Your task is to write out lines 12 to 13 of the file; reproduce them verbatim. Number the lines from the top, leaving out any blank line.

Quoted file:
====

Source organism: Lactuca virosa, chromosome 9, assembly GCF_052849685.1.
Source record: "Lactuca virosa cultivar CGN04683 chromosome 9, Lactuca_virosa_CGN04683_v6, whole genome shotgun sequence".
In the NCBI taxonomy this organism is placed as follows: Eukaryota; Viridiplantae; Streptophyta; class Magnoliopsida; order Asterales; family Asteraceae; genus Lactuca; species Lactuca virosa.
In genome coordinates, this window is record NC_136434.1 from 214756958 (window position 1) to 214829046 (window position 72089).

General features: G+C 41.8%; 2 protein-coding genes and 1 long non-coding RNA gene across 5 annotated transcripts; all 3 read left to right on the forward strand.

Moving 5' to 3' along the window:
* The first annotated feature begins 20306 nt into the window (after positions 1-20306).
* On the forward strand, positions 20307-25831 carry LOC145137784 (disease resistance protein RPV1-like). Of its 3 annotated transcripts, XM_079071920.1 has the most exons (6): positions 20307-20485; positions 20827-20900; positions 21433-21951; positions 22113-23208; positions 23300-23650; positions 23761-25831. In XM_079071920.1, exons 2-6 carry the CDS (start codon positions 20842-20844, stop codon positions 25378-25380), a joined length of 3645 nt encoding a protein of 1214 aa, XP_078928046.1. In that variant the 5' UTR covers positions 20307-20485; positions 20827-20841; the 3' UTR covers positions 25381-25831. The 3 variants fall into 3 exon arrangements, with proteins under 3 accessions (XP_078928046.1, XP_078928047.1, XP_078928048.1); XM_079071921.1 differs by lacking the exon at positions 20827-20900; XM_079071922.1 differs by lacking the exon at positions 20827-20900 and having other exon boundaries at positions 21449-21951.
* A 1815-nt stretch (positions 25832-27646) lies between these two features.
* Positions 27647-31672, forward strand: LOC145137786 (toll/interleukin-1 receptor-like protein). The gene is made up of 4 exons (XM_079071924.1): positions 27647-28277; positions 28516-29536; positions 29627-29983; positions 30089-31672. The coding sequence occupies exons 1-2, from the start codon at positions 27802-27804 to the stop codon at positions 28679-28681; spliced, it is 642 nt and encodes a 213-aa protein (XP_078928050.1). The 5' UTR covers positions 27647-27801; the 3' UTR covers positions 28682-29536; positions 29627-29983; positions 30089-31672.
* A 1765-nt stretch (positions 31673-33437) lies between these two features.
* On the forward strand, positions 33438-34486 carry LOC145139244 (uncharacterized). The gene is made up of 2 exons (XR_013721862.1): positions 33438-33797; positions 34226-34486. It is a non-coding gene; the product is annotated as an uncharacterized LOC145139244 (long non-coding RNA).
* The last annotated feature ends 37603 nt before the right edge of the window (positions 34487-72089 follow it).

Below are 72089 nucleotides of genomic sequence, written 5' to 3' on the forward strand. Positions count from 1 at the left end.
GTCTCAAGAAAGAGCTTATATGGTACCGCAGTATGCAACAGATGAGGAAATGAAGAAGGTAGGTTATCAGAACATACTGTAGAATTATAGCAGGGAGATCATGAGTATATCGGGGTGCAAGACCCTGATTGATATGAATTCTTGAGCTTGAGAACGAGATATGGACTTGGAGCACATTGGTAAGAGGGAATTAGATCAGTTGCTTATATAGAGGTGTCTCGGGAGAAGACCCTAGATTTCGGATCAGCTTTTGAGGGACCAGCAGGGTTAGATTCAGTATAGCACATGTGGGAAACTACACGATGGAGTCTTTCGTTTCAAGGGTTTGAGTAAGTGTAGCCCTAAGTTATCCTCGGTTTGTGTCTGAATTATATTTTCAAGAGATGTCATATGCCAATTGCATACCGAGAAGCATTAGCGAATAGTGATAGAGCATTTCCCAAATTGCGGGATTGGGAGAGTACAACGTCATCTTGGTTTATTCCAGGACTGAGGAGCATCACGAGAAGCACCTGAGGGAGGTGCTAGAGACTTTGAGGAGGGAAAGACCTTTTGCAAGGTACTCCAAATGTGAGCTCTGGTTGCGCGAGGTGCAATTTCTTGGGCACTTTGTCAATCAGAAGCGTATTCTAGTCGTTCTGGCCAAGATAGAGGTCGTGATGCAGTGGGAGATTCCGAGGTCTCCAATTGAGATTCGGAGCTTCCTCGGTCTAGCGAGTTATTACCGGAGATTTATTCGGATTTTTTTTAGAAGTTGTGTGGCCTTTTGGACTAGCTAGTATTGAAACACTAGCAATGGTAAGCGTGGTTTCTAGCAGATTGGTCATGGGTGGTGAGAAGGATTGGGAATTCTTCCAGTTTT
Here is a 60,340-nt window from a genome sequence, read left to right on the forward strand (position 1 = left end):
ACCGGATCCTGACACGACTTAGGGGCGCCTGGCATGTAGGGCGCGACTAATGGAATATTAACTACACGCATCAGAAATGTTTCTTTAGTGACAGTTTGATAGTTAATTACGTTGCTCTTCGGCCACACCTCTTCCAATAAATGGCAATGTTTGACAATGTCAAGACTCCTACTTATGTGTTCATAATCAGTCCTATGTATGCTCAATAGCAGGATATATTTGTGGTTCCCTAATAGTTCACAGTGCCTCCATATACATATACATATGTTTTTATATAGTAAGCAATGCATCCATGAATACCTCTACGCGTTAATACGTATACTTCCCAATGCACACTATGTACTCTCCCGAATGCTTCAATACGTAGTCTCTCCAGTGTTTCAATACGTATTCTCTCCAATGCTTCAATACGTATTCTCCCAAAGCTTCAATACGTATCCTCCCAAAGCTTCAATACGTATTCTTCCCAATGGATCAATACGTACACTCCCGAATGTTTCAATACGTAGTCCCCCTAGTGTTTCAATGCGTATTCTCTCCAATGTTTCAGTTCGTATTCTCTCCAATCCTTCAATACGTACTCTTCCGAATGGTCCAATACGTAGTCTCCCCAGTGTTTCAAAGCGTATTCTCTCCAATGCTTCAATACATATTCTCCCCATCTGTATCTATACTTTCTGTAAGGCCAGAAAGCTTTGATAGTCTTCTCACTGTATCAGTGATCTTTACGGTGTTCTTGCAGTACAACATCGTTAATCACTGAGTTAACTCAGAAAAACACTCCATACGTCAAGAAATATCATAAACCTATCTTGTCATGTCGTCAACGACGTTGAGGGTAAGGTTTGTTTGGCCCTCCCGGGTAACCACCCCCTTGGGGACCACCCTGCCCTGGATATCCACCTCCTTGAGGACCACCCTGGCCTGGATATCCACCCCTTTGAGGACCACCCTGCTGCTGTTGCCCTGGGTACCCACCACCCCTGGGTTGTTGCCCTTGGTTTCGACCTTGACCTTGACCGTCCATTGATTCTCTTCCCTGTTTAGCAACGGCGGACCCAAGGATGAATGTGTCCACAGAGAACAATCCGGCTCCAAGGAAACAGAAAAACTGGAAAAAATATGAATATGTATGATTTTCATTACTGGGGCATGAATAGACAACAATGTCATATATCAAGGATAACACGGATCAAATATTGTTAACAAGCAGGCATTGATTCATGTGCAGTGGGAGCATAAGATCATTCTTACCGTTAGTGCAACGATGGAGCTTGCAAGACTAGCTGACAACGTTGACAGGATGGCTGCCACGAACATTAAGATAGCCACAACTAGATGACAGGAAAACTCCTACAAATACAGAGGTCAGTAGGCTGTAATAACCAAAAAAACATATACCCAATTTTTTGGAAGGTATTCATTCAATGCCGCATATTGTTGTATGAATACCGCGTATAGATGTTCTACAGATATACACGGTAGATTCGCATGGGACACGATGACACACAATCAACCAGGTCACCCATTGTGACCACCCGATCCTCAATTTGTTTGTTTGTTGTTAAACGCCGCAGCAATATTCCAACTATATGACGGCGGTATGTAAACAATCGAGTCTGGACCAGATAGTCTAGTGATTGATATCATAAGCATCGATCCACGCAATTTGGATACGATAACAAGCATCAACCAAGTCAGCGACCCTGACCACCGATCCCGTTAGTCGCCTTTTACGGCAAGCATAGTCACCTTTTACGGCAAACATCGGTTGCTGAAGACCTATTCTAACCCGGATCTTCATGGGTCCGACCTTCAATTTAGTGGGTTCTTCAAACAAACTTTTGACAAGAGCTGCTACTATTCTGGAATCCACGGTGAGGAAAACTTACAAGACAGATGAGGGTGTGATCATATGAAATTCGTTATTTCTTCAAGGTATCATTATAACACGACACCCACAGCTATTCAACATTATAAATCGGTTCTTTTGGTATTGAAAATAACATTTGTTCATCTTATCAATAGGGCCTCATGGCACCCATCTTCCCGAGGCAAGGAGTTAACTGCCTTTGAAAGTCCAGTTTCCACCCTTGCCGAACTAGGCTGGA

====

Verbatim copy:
* On the forward strand, positions 33438-34486 carry LOC145139244 (uncharacterized). The gene is made up of 2 exons (XR_013721862.1): positions 33438-33797; positions 34226-34486. It is a non-coding gene; the product is annotated as an uncharacterized LOC145139244 (long non-coding RNA).
* The last annotated feature ends 37603 nt before the right edge of the window (positions 34487-72089 follow it).